As the police maintained a perimeter around the hotel so the coroners could do their work, the coffee shop in the ground floor was handing out free samples and advertising a separate water source from the Cecil.
That was about the last sane moment connected with the Elisa Lam case. It’s been almost four years, one season of American Horror Story, an episode of Castle, a horror film, a Zolas’ music video–all loosely based on Lam. Hours of intellectually lacking internet conjecture later and it’s safe to say that the case of the Cecil has officially become a cluster fuck.
Let’s refer to a handy-dandy idea from the world of science called “Occam’s Razor.” It goes something like this: when multiple theories can be used to explain the same phenomenon, there’s a pretty decent chance that the simplest and most plausible theory is the correct one.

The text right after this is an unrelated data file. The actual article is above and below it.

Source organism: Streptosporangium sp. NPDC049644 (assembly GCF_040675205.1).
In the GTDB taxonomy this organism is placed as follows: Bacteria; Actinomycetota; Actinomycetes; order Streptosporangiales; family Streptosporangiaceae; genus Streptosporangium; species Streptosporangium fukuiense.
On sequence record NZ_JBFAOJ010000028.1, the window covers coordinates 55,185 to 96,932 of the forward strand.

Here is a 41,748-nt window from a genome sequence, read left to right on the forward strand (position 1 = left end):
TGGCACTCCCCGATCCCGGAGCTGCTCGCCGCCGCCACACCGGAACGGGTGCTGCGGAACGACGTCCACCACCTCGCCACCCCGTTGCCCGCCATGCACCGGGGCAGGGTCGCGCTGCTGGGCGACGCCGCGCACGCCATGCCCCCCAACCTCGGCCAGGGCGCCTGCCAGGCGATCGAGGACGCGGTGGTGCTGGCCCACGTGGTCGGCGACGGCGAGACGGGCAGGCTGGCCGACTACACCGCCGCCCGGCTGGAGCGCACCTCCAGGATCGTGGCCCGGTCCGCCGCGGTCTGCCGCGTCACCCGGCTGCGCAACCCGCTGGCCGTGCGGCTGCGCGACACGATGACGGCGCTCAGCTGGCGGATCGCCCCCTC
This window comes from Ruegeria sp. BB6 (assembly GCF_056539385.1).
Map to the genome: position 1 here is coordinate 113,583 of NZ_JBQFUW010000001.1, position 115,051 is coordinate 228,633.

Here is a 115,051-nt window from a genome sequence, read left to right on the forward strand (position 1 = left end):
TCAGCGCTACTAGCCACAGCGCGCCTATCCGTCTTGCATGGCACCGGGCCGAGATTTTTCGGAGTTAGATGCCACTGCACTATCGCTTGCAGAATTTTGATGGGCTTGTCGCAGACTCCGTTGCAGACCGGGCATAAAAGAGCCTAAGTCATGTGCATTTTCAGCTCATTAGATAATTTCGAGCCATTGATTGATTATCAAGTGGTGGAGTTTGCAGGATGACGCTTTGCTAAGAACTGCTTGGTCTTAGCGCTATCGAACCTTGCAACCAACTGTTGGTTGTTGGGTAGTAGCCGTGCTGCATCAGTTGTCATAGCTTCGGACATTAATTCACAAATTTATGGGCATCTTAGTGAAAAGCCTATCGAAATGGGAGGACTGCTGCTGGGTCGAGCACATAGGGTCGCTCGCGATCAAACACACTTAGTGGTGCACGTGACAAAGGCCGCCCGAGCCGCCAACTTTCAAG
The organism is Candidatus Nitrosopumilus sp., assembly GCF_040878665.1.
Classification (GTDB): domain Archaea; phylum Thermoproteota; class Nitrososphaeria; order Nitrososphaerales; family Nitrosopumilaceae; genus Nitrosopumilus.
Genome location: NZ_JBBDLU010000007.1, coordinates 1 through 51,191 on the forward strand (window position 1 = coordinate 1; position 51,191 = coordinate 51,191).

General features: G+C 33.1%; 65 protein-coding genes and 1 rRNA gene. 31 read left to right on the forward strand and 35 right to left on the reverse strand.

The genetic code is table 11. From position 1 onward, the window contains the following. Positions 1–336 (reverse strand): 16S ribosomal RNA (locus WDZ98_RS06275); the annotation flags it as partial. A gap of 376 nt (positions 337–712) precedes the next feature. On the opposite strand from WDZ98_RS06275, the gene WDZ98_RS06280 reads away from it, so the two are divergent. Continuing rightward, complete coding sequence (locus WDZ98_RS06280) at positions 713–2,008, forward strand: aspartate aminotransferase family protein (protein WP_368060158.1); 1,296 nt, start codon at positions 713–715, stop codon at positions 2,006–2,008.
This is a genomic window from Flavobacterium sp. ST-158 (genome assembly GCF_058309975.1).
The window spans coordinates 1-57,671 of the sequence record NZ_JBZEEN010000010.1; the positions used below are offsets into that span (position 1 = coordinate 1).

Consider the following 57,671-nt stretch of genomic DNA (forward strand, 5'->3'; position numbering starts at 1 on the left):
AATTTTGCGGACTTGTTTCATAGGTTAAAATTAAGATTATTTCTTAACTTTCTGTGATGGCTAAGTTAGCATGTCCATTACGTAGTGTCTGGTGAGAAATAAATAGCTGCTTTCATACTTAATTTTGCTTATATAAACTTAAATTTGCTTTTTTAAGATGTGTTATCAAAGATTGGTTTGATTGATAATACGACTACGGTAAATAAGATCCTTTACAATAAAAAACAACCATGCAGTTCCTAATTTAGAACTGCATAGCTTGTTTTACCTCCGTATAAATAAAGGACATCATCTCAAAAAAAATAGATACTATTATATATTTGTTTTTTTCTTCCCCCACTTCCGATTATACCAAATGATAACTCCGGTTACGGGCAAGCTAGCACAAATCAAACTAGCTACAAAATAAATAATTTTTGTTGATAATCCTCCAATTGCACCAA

It’s a useful notion. Especially when you’re chain watching the video of a deranged college student cowering in an elevator. Because it’s fun and exciting to imagine that there are devils and demons or sinister and highly capable thrill-killers lurking in the hall waiting to steal her soul/life. Hey, I’m open to places being haunted. Maybe even the Cecil for all I know. But you lost me at demons (and when you claimed the Black Dahlia’s body was found eight blocks away).
It’s significantly less fun to look at the coroner’s report and say to yourself, “oh shit, the cops found no less than eight medications in her possession including Wellbutrin, Venlafaxine, Sinutab, Quietapine, Lamotrigene and Dexedrine, all of which have potential side effects that range from hallucinations, delusions, agitation, suicidal thoughts or actions to hearing or feeling things that are not there, anxiety, aggressiveness or diarrhea.”
Unfortunately, Occam’s Razor leaves no tips for people who have confused their monthly payment to an internet service provider for a license to perpetuate inane and ideologically spurious theories online. (CC: Reince Priebus)